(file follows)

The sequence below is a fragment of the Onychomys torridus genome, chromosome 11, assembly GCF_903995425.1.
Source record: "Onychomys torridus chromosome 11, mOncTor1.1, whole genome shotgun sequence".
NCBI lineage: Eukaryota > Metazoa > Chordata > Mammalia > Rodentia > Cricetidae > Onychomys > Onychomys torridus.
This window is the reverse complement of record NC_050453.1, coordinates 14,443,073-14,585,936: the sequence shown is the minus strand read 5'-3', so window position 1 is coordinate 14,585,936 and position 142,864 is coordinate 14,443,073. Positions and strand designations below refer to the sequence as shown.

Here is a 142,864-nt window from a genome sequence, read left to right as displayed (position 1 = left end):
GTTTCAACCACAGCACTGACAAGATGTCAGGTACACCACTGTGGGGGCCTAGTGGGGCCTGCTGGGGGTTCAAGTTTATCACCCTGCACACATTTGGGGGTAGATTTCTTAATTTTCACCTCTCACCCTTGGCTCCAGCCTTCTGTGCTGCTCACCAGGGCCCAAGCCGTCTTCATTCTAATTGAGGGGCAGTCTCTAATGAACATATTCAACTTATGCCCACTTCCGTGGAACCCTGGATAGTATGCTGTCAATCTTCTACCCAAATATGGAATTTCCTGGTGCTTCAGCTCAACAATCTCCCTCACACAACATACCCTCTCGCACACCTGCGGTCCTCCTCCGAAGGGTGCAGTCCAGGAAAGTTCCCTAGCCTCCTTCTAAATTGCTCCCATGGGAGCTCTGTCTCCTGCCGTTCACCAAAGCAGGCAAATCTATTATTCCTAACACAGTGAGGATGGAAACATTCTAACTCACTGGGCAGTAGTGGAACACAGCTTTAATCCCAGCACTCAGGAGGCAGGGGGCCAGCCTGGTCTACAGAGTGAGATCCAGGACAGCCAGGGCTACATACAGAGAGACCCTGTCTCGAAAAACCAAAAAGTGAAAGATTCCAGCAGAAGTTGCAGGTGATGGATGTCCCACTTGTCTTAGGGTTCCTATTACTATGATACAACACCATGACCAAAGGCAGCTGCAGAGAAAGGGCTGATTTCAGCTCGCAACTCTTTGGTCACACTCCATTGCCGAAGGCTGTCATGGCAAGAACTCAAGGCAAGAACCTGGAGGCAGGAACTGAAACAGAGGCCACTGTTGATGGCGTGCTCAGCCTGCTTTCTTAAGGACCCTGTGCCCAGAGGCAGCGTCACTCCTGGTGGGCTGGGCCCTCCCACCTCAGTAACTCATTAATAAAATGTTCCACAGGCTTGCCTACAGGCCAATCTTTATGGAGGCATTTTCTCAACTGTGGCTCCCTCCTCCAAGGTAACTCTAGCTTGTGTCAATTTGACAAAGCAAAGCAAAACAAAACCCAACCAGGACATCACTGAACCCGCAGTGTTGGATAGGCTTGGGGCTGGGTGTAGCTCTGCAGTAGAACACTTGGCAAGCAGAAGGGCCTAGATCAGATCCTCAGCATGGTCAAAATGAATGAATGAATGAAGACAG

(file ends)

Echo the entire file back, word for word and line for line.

The sequence below is a fragment of the Onychomys torridus genome, chromosome 11, assembly GCF_903995425.1.
Source record: "Onychomys torridus chromosome 11, mOncTor1.1, whole genome shotgun sequence".
NCBI lineage: Eukaryota > Metazoa > Chordata > Mammalia > Rodentia > Cricetidae > Onychomys > Onychomys torridus.
This window is the reverse complement of record NC_050453.1, coordinates 14,443,073-14,585,936: the sequence shown is the minus strand read 5'-3', so window position 1 is coordinate 14,585,936 and position 142,864 is coordinate 14,443,073. Positions and strand designations below refer to the sequence as shown.

Here is a 142,864-nt window from a genome sequence, read left to right as displayed (position 1 = left end):
GTTTCAACCACAGCACTGACAAGATGTCAGGTACACCACTGTGGGGGCCTAGTGGGGCCTGCTGGGGGTTCAAGTTTATCACCCTGCACACATTTGGGGGTAGATTTCTTAATTTTCACCTCTCACCCTTGGCTCCAGCCTTCTGTGCTGCTCACCAGGGCCCAAGCCGTCTTCATTCTAATTGAGGGGCAGTCTCTAATGAACATATTCAACTTATGCCCACTTCCGTGGAACCCTGGATAGTATGCTGTCAATCTTCTACCCAAATATGGAATTTCCTGGTGCTTCAGCTCAACAATCTCCCTCACACAACATACCCTCTCGCACACCTGCGGTCCTCCTCCGAAGGGTGCAGTCCAGGAAAGTTCCCTAGCCTCCTTCTAAATTGCTCCCATGGGAGCTCTGTCTCCTGCCGTTCACCAAAGCAGGCAAATCTATTATTCCTAACACAGTGAGGATGGAAACATTCTAACTCACTGGGCAGTAGTGGAACACAGCTTTAATCCCAGCACTCAGGAGGCAGGGGGCCAGCCTGGTCTACAGAGTGAGATCCAGGACAGCCAGGGCTACATACAGAGAGACCCTGTCTCGAAAAACCAAAAAGTGAAAGATTCCAGCAGAAGTTGCAGGTGATGGATGTCCCACTTGTCTTAGGGTTCCTATTACTATGATACAACACCATGACCAAAGGCAGCTGCAGAGAAAGGGCTGATTTCAGCTCGCAACTCTTTGGTCACACTCCATTGCCGAAGGCTGTCATGGCAAGAACTCAAGGCAAGAACCTGGAGGCAGGAACTGAAACAGAGGCCACTGTTGATGGCGTGCTCAGCCTGCTTTCTTAAGGACCCTGTGCCCAGAGGCAGCGTCACTCCTGGTGGGCTGGGCCCTCCCACCTCAGTAACTCATTAATAAAATGTTCCACAGGCTTGCCTACAGGCCAATCTTTATGGAGGCATTTTCTCAACTGTGGCTCCCTCCTCCAAGGTAACTCTAGCTTGTGTCAATTTGACAAAGCAAAGCAAAACAAAACCCAACCAGGACATCACTGAACCCGCAGTGTTGGATAGGCTTGGGGCTGGGTGTAGCTCTGCAGTAGAACACTTGGCAAGCAGAAGGGCCTAGATCAGATCCTCAGCATGGTCAAAATGAATGAATGAATGAAGACAG